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China: the mobile revolution
China’s mobile internet market is growing rapidly and showing no signs of slowing. According to CNNIC (China Internet Network Information Center), by the end of December 2012, China's netizens1 reached 564 million, of which 420 million were mobile internet users2 accounting for 75% of the total.
Not only is the number of mobile internet users expanding, but also mobile internet usage frequency is growing. According to CNRS-TGI, in 2012, the percentage of those who accessed the mobile internet at least once per day reached 71%, an increase of 11 percentage points over 2011 (Figure 1). Demographically, China’s mobile internet users are mainly comprised of people born in the 80s. This group of 23-32 year olds accounts for 45% of all mobile internet users. In addition to this, 62% of mobile internet users received a college degree
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1 Netizen: accessed internet in last year. 2 Mobile internet users: accessed mobile internet via mobile phone in past year.

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Author: Shen Ying General Manager of CTR Media & Consumption Behavior, CNRS China

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China: the mobile revolution
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or above. Geographically, the 38% penetration of mobile internet users in Tier One cities (Beijing, Shanghai, Guangzhou and Shenzhen) is the highest across the Chinese city tiers.

Figure 1: Frequency of accessing the mobile internet – at least once per day (%)

Base:

Mobile internet users

Source: CNRS-TGI 2008-2012 (Jan-Dec) 36 cities

A social generation
When asked about their favorite activities on mobile internet, 59% of mobile internet users answered chat/dating. Additionally 43% of mobile internet users agree that "I often use social media to communicate with net friends". It is clear that social media has become a well-established habit of internet users. By the end of 2012, mobile Weibo3 users reached 202 million, accounting for 66% of all Weibo users.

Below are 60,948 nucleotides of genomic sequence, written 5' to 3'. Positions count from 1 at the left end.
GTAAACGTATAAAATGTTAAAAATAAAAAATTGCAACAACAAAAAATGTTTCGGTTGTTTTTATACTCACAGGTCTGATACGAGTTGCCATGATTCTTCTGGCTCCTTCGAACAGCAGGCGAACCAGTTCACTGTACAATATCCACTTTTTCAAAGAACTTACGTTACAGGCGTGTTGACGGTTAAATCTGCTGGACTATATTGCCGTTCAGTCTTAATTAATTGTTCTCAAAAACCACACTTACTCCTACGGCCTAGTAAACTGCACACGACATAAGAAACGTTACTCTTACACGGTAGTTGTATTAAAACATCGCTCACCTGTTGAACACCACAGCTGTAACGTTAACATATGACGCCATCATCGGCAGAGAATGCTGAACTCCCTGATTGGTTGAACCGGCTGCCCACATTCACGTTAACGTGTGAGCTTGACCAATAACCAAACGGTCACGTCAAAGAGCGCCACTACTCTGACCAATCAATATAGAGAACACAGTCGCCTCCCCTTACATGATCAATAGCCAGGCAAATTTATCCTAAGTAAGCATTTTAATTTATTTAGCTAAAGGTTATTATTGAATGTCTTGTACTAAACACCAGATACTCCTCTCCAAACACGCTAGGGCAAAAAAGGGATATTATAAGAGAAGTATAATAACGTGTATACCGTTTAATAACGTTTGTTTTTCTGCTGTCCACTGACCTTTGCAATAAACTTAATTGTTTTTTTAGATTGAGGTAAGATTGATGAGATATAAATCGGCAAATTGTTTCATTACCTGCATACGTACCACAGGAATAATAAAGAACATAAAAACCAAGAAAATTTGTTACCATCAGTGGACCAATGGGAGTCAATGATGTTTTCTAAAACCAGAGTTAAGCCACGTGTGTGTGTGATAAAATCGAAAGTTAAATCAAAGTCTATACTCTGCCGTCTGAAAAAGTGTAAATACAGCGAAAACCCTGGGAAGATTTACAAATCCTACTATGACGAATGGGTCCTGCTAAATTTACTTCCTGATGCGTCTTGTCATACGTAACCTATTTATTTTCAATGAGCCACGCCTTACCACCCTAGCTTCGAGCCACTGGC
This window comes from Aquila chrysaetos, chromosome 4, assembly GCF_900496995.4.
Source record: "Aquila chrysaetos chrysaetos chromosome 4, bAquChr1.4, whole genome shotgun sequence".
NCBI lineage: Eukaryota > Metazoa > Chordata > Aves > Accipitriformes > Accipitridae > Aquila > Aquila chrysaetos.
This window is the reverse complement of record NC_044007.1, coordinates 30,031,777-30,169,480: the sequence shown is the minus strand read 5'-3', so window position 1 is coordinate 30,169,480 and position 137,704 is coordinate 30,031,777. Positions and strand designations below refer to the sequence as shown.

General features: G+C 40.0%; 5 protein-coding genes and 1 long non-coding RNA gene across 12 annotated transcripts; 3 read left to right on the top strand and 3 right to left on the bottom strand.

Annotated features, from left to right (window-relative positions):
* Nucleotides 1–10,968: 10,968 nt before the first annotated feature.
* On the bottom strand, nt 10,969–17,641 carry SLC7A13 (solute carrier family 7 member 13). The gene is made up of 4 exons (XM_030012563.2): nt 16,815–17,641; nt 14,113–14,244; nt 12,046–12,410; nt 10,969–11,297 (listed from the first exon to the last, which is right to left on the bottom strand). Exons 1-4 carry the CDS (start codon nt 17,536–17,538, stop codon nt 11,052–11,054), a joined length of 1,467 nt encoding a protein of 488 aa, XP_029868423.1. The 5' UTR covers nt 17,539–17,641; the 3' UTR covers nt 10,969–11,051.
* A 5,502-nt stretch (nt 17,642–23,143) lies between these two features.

3 Weibo is the primary social networking site in China with similar functions to Twitter.

Figure 2: Chinese websites visited yesterday (%)

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Base:

Population age 15-69

Source: CNRS-TGI 2012 (Jan-Dec) 60 cities

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Social networking is an important part of people’s daily life in China. Interacting with friends through social media during their increasingly fragmented available time serves to strengthen relations with friends, facilitate the exchange of the latest news and is also used as a means of relaxation to reduce stress from work.

Mobile commuters
On average, Chinese city residents spent 54 minutes per day accessing the internet on a mobile device in 2012, and to a large extent the fast development of mobile internet has benefited from the establishment of the 'travelling' lifestyle. With ever-lengthening commute times, worsening traffic and proliferation of business travel, 'being on the road' has gradually become a way of life for many of the Chinese population, particularly for those living in the metropolis. Mobile internet provides entertainment in an increasingly fragmented day.

Figure 3: Commute time in Tier One* (minutes)

Mobile internet access by commute time in 2012 (%)

* Tier One cities: Beijing, Shanghai, Guangzhou, Shenzhen

Base: Full-time employees in tier one Source: CNRS-TGI 2010-2012 (Jan-Dec) 36 cities

Base: General city residents Source: CNRS-TGI 2010-2012 (Jan-Dec) 36 cities

Interestingly, the longer the travel to work time, the higher the penetration of mobile internet. In 2012, those whose commute time was longer than one hour were three times as likely as to access mobile internet as those whose commute time was within 30 minutes.

High-tech mobile enthusiasts
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CNRS-TGI data reveals that mobile internet users are much keener on high-tech products than the general city residents in China. Laptop ownership amongst mobile internet users stands at 59%, which is 19% higher than that of the total population. Mobile internet users are very interested in new products as 57% of them agree they are "often the first to buy new products", compared to 45% overall. Also 58% of mobile internet users agree they are
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"trying to keep up with developments in technology", which is higher than the average of 51% amongst all adults. As mobile internet users tend to be young, it's possible that they are attracted by fast renewal high-tech products for their novelty, fashionable design and personality.

Figure 4: Digital products ownership (%)

Base:

Population age 15-69

Source: CNRS-TGI 2012 (Jan-Dec) 60 cities

The rapid increase in mobile internet usage in China is largely being driven by the desire for social networking and the fragmentation of ‘social’ time created by longer commutes. CNRS-TGI can offer a unique 360° understanding of this target group in China, helping you to understand where social media fits into the consumers broader lifestyle. A thorough understanding of this group is an essential basis on which to develop a coherent digital communication strategy.

For more information, contact Global TGI at enquiries@globaltgi.com or visit www.globaltgi.com

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